Blog No. 16
I have a story I like to tell about riding my bike to school. The story isn’t about bike riding, or school, or me. It’s about an old man who I don’t know.
I would ride my bike every morning to get to school. It was always at the same time and I always took the same rout. (I am a creature of habit and luckily not worth anything to kidnappers). One day, a few turns into my half hour ride, I saw a man walking very slowly down his driveway. He was struggling and using a walker. I didn’t think much other than to feel sorry for the guy (I was a teenager and had important high school stuff to worry about and quickly forgot about him).
The next day I saw him again, struggling to get to the end of his driveway with his walker. For the next few months I saw more of the same, but with one simple change; every once in a while, he was a little further and moving a little faster. A couple months later he was using a cane, and a couple months after that he didn’t even need it. He was walking comfortably, and by the time I passed him he was far down the street from the driveway where he started, (moving as quickly as I probably can now).
I like to think I learned a lot from that situation. Something about slow starts and end results, maybe something about hard work and health. One thing I am sure of, what that man did will be an inspiration to me my whole life. I don’t know what happened to the man that he needed the walker in the first place. I didn’t have the nerve to ask him. I didn’t even tell him I thought he was doing a good job. Part of that comes from my personality, I am rather shy in person, but for the most part my hesitation comes from sarcasm.
Sarcasm has become a regular form of communication in our society. People are proud to be sarcastic. I can’t really judge, I am as sarcastic as the next asshole. It’s gotten so that I have to preface my statements to my friends, telling them I’m not being sarcastic in that instance. It might have something to do with my facial expressions, or that I think I am hilarious (and therefore I am always trying to be funny). But I get accused of being sarcastic all the time. It’s not as bad as people telling me I have a cold (It happened twice last night) but it happens a lot. I really do believe most of that comes from people being so sarcastic and mean to each other. It has gotten so bad that a teenager can’t tell a man “way to go”, when some encouragement might have really helped.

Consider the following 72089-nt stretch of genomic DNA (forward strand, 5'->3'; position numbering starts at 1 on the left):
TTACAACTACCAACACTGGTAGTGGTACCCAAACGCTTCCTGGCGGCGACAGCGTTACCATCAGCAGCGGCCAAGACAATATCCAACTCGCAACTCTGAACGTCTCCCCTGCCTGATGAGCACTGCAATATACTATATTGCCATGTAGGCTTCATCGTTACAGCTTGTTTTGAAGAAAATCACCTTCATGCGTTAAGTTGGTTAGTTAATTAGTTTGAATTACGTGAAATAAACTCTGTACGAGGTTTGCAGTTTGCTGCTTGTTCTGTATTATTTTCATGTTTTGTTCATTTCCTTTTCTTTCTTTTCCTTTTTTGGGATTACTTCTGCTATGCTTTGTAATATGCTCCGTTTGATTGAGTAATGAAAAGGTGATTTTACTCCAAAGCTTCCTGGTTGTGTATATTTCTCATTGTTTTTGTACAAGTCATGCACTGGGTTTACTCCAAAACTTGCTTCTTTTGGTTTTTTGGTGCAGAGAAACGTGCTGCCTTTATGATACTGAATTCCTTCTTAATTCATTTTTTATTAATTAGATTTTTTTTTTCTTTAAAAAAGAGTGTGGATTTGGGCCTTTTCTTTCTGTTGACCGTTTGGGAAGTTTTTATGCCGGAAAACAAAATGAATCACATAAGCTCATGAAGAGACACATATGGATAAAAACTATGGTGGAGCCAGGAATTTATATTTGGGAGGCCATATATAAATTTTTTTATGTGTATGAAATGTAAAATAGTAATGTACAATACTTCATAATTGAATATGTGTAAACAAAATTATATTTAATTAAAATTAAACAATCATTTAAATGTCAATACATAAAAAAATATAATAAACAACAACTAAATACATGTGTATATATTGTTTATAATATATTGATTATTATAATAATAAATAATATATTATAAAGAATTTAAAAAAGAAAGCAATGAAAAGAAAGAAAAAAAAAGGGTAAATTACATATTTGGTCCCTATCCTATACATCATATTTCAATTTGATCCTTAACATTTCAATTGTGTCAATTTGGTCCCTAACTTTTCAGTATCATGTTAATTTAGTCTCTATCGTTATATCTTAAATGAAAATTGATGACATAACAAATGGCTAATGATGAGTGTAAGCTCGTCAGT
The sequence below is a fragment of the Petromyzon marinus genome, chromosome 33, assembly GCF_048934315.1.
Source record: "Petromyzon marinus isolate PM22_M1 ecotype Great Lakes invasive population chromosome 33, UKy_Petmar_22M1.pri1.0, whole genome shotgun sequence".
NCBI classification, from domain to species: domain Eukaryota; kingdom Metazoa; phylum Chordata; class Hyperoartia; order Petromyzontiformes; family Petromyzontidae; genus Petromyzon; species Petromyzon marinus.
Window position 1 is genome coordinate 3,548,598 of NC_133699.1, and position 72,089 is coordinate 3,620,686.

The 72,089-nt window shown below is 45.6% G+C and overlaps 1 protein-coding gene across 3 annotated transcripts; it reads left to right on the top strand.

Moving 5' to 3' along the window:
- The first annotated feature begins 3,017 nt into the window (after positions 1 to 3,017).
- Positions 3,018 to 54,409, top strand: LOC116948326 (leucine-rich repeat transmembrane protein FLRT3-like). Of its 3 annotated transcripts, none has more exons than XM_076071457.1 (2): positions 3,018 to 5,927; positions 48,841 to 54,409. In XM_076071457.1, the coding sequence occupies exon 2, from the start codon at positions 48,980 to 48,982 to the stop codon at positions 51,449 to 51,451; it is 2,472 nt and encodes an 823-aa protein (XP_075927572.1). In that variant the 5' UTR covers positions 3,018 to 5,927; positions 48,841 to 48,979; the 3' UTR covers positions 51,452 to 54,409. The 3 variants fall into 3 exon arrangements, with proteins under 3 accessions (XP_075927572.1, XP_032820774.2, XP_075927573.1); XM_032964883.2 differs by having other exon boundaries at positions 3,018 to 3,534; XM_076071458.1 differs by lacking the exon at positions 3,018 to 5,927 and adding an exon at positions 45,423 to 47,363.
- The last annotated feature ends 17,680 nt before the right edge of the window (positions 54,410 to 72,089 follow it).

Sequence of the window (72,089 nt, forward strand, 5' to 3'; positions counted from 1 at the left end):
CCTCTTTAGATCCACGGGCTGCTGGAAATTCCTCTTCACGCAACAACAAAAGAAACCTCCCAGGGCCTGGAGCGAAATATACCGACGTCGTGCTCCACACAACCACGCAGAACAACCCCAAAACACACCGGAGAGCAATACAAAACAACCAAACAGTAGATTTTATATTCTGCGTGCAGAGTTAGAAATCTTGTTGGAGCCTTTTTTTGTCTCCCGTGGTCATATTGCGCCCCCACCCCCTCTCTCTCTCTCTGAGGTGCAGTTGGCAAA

Often I will be driving around and see people running or walking, and sometimes looking like they are really having a bad time. My first reaction is to yell “Good Job” or “Keep It Up” but I hesitate. I’m afraid they’ll think I’m some sarcastic prick making fun of them for struggling. I’m too afraid to even compliment strangers on whatever they deserve to be complimented (it doesn’t matter what but if you really need an example, let’s say their shoes). I think it’s sad. It could be that it is all my personal hang-up, and I am certainly ready to admit that my shyness is definitely part of my problem, but I don’t think I can bear all the blame.
I’m not trying to make some big message about the world, and the last thing I want this blog to be is a diatribe against my perceived flaws in society. I usually like to keep my topics and comments light hearted. But I felt compelled to talk about this one. Go ahead and be proud of your sarcasm, use it well against the people and things that could use a dose of reality. But remember that the more you use it, let less power it will have, and the next compliment you make might be taken as a hurtful quip (you asshole).